Coming Back from Injury
posted on 8/7/14
Most runners should wait until fully recovered to race (photo credit: Thinkstock/iStock)
Coming back from an injury when you had to stop running for a few weeks to several months requires a lot of patience. Rushing back into similar pre-injury distance and intensity can result in another injury. There's a few things to keep in mind that can ensure your comeback is uninterrupted.
- Don't compare your performance with your pre-injury self, as it will lead to frustration or doing too much too soon.
- For at least the first couple weeks, keep doing the cross-training or physical therapy you did while injured. Gradually integrating running back into your routine will make for a smoother transition. Some preventative exercises you may need to maintain permanently.
- Listen to your body and if you feel old or new injury symptoms, back off for as long as it takes to be pain free again. If you are lucky the setback could be only a week or as little as a day or two.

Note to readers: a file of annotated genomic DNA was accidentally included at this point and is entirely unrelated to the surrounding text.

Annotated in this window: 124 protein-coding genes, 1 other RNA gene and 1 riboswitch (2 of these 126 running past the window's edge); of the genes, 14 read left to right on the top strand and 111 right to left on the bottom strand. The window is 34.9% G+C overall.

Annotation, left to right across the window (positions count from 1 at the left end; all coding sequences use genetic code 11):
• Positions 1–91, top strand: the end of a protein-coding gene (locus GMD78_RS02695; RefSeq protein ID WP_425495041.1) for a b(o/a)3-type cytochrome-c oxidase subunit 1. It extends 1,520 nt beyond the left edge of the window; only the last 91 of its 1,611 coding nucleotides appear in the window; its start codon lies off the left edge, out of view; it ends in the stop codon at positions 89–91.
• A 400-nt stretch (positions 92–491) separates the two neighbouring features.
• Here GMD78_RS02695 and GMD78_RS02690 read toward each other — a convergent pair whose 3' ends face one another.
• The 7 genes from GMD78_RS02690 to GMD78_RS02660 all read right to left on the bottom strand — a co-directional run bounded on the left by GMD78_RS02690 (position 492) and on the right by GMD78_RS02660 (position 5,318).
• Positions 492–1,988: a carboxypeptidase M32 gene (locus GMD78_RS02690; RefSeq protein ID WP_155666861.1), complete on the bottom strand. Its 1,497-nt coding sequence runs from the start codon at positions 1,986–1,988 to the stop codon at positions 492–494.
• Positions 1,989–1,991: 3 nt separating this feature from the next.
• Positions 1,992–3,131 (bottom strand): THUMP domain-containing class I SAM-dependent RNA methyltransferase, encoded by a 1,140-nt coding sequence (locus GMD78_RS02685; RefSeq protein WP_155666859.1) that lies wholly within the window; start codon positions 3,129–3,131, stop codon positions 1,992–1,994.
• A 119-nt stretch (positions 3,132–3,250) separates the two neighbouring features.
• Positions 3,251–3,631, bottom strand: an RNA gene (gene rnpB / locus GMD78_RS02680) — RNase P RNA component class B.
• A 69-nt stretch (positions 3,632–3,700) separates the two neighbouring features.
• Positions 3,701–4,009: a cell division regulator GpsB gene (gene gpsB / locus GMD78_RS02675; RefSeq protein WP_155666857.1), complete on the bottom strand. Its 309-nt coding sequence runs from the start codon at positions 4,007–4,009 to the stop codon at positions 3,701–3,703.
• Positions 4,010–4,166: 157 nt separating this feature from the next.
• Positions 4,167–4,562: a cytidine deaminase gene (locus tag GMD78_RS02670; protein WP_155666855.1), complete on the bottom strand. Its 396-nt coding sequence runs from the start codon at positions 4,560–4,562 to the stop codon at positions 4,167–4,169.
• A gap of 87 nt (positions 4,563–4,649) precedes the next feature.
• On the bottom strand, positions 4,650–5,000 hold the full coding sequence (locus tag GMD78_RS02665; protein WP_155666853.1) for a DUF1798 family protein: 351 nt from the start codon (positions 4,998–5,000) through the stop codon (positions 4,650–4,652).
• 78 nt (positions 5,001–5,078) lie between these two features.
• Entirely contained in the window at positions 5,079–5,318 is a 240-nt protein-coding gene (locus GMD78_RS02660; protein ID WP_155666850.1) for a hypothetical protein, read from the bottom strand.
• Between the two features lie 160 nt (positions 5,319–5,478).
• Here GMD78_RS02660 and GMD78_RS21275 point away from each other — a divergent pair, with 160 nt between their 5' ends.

- The first couple weeks can be hard, where you don't feel like a real runner. The muscle memory should click in after that and you should start to get in the rhythm by the third week, so remain patient!
I just started running again less than two weeks ago after a four week break to heal a tear in my quads. It's been particularly nervewracking because my type of injury often requires surgery. I won't know for sure if I need it until I test things out with some fast running. However I can't run fast until I've given myself at least 6 full weeks of recovery. I started with 1.5 to 2.5 miles every other day at 10 minute pace jog, then 9 minute pace. I've worked up to 5 miles yesterday with one mile at 7:38 pace, which for me still isn't fast enough for a proper test. Sometime after next week the moment of truth will happen when I attempt gradual increases peaking at 6 minute pace. I'm a little tight so I may delay it a while longer as I stretch and gain back my endurance. Wish me luck, and good luck to anyone who are also dealing with injuries.
Tony has been a runner for over three decades, competing in cross country and track in high school and college, and road races for various clubs. He's served as team captain for several Corporate Challenge teams at YMCA of the USA, and has informally coached many friends over the years.
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